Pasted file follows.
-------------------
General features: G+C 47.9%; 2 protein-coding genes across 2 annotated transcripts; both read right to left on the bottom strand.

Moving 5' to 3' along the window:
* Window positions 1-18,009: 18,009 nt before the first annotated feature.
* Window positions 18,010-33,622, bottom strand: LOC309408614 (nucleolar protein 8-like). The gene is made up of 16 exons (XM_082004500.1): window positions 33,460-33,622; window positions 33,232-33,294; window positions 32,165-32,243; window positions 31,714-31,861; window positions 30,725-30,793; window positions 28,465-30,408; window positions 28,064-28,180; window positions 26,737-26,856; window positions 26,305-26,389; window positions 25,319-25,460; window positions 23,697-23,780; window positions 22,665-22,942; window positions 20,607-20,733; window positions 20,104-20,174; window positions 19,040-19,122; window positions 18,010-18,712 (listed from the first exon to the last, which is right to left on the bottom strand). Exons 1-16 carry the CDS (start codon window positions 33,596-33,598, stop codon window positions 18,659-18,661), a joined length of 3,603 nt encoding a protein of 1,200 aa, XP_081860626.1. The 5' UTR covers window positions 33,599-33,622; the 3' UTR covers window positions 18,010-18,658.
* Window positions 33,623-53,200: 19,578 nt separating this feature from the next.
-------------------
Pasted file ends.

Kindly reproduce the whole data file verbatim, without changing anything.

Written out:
General features: G+C 47.9%; 2 protein-coding genes across 2 annotated transcripts; both read right to left on the bottom strand.

Moving 5' to 3' along the window:
* Window positions 1-18,009: 18,009 nt before the first annotated feature.
* Window positions 18,010-33,622, bottom strand: LOC309408614 (nucleolar protein 8-like). The gene is made up of 16 exons (XM_082004500.1): window positions 33,460-33,622; window positions 33,232-33,294; window positions 32,165-32,243; window positions 31,714-31,861; window positions 30,725-30,793; window positions 28,465-30,408; window positions 28,064-28,180; window positions 26,737-26,856; window positions 26,305-26,389; window positions 25,319-25,460; window positions 23,697-23,780; window positions 22,665-22,942; window positions 20,607-20,733; window positions 20,104-20,174; window positions 19,040-19,122; window positions 18,010-18,712 (listed from the first exon to the last, which is right to left on the bottom strand). Exons 1-16 carry the CDS (start codon window positions 33,596-33,598, stop codon window positions 18,659-18,661), a joined length of 3,603 nt encoding a protein of 1,200 aa, XP_081860626.1. The 5' UTR covers window positions 33,599-33,622; the 3' UTR covers window positions 18,010-18,658.
* Window positions 33,623-53,200: 19,578 nt separating this feature from the next.